Update: Apparently I am super clueless: my husband found this post and said: "you thought that was a bb-gun? That was a real gun." My bad...
I guess you could call our marriage a magenta (not enough blue to be purple, but a sprinkle of it) marriage; he is very red-state, while although conservative, I grew up in Los Angeles, so a lot of blue-ness rubbed off on me.
Guns are an interesting issue in our household. I grew up in a barrio, which is literally just a few levels above a ghetto safety-wise. We still hear gunshots regularly, and police helicopters with spotlights hover over our neighborhood often. We have had a getaway car abandoned in front of our house, and a suspect run through our backyard while being pursued by the police. I have seen drugs dealt, and prostitutes strutting their stuff on our block.
Now having said that, I feel really safe in my parents' neighborhood. My parents have lived there almost 40 years, and never once experienced a break-in. They don't even lock their back door. We also know our neighbors and wave to them as they walk by our kitchen window when they accompany their kids to school. The neighborhood is experiencing a revival of sorts: for years it was rented houses, and now they are owner occupied and you can see a lot of house-pride. One thing we never experience in our neighborhood are drive-bys. The violence isn't random. It seems very much tit for tat. So I have never felt the need for a gun. I have never felt unsafe.
My husband, on the other hand, grew up in suburbia in Kentucky, where kids could ride their bikes and roam free all day long without much fear of any harm. Despite this idyllic upbringing, he fully exercises his constitutional right to bear arms. And he thinks that I am nuts to have never felt the need for a gun while living in LA. (Now, I have to once again specify, we live in a lower-socioeconomic neighborhood, which I believe makes us less of a target for home invasion and robbery than living in a more prosperous neighborhood).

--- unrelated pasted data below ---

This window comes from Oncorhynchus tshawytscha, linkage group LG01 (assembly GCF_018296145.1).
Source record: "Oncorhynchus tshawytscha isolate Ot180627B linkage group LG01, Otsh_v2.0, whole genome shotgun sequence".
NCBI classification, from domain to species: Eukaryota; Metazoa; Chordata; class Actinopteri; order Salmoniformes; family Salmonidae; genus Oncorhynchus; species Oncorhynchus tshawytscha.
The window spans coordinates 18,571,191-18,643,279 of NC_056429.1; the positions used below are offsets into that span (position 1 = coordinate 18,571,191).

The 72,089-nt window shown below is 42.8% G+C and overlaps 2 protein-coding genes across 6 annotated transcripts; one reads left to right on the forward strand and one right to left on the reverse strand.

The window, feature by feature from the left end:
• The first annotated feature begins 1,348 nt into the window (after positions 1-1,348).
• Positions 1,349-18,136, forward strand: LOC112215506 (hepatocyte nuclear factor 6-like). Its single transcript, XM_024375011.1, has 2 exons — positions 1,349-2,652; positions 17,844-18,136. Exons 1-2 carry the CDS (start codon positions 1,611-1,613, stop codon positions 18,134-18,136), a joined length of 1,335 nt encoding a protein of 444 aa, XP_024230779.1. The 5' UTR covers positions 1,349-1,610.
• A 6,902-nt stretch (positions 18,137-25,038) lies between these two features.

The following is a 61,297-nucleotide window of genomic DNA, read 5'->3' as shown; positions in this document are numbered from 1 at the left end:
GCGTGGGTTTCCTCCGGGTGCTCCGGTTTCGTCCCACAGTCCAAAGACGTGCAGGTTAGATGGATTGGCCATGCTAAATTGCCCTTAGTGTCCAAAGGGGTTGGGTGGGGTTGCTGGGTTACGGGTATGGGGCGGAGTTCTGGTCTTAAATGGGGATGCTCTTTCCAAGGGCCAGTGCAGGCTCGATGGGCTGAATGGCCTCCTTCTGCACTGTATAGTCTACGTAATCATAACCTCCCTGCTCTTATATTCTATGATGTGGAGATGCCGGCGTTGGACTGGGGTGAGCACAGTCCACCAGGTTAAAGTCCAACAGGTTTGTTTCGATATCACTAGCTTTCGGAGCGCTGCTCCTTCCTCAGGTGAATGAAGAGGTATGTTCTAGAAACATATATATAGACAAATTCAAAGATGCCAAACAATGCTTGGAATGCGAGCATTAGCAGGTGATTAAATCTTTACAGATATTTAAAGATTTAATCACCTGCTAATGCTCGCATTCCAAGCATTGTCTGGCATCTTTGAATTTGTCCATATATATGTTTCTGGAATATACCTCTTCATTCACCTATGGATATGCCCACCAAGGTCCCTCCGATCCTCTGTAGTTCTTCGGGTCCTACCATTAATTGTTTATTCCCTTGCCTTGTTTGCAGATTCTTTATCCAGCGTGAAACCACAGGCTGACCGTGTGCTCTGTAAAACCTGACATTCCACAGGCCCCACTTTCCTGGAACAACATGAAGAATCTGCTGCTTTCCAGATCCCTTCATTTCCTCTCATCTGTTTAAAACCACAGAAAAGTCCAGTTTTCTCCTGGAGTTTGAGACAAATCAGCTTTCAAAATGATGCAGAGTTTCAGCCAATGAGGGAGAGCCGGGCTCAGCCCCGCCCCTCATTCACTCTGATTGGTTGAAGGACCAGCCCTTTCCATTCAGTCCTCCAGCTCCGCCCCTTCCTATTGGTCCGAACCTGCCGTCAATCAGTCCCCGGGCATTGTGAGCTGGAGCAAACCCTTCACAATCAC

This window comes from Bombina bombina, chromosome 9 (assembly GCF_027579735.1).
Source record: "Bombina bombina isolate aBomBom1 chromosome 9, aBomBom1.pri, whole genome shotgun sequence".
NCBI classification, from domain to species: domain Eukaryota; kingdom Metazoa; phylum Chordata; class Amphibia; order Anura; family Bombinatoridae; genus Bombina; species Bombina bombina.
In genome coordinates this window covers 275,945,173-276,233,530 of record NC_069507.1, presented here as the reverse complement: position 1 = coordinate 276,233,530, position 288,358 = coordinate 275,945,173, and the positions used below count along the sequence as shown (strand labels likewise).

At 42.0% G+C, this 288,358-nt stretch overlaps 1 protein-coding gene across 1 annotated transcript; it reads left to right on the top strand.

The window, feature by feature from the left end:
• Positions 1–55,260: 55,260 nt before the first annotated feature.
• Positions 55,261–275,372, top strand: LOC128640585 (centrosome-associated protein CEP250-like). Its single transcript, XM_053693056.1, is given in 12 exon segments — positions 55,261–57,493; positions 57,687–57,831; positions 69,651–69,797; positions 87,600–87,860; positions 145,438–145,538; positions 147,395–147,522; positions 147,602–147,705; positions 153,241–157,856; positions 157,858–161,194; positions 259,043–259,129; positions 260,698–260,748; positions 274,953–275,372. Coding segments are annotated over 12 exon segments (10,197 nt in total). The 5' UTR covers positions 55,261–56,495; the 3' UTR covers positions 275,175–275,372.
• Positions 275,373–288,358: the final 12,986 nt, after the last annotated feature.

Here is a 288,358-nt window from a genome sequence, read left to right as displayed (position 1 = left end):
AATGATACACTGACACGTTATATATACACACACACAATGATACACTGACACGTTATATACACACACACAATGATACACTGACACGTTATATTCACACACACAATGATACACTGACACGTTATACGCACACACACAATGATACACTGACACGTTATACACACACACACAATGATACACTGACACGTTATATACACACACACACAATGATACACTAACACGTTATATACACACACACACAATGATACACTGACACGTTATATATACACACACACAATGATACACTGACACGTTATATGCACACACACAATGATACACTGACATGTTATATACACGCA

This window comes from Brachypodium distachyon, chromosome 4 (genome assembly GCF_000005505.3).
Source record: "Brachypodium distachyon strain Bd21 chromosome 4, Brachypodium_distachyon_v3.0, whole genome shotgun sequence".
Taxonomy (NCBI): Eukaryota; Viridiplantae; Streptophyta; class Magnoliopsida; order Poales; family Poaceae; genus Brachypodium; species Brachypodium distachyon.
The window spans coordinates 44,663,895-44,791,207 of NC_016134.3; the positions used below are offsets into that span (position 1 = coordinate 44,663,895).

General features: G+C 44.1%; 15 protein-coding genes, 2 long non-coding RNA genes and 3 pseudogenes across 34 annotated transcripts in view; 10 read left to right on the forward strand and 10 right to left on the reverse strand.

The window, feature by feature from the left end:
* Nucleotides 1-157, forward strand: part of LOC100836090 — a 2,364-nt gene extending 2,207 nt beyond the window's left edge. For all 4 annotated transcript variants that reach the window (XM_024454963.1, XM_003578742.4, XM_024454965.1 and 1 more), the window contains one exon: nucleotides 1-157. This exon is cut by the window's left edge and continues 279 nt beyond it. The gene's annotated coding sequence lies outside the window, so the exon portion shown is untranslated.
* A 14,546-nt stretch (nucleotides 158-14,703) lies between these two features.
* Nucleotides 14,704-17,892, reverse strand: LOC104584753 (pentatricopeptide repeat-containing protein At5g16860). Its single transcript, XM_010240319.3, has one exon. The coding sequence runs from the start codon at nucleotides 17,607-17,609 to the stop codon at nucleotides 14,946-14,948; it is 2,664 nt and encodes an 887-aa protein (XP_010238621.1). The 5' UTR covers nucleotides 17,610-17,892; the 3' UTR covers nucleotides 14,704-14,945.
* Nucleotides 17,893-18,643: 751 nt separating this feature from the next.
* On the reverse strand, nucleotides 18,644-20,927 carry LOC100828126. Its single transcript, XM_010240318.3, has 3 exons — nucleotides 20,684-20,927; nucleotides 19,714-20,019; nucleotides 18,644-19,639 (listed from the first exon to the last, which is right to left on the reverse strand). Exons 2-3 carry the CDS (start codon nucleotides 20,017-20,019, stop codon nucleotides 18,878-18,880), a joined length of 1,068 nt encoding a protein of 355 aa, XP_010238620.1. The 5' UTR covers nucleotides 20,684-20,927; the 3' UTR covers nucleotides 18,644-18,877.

I view his gun ownership just like I view his predilection for Skyline Chili and chicken pot pie: it’s a cultural thing, and although I can eat Skyline Chili occasionally, it’s not something I crave, and I don’t think I ever will. However, after last night I have renewed respect for my husband and his guns.
We live in a pretty safe neighborhood in the South. We were suddenly awoken at about 2am by the sound of breaking glass. While I was still processing the noise, my husband was miles ahead of me. He jumped out of bed, turned on the light and before I knew it he was walking towards where the noise came with a gun in his hand. Now, I didn’t feel particularly threatened about the sound. But I thought this was all very exciting: my husband, walking towards the sound of danger, with his gun (albeit, it was just his bee-bee gun as the “real” gun was in another room, but man it looks menacing). I snuggled a little deeper into the covers of the bed and watched while he turned off the light in the bathroom and peered outside, checking to see if the window had been broken.
He quickly discovered that it was just the glass covering from a light fixture that must have been blown down by the wind (it was extremely windy and rainy that night…which was adding to the whole drama).
He walked back into the bedroom and put the gun back into its case, and put it back in its place, turned off the light and got back into bed. And promptly fell back asleep.
I, on the other hand, was pumped. I was grinning like the Cheshire Cat. “That was sooo hawt,” was all I could think. What a turn on! It took a lot of self-control not to start pawing my sleeping husband. And I realized: “this man is ready and willing to protect his family.” He was so calm and collected in his actions, so confident. I knew that if anyone would be trying to break-in, they would be meeting some serious resistance, and this was highly comforting.
It was a real eye opener to see what properly exercising your Second Amendment right looks like. And having seen it in action, I can honestly say, I like the fact that we have that right.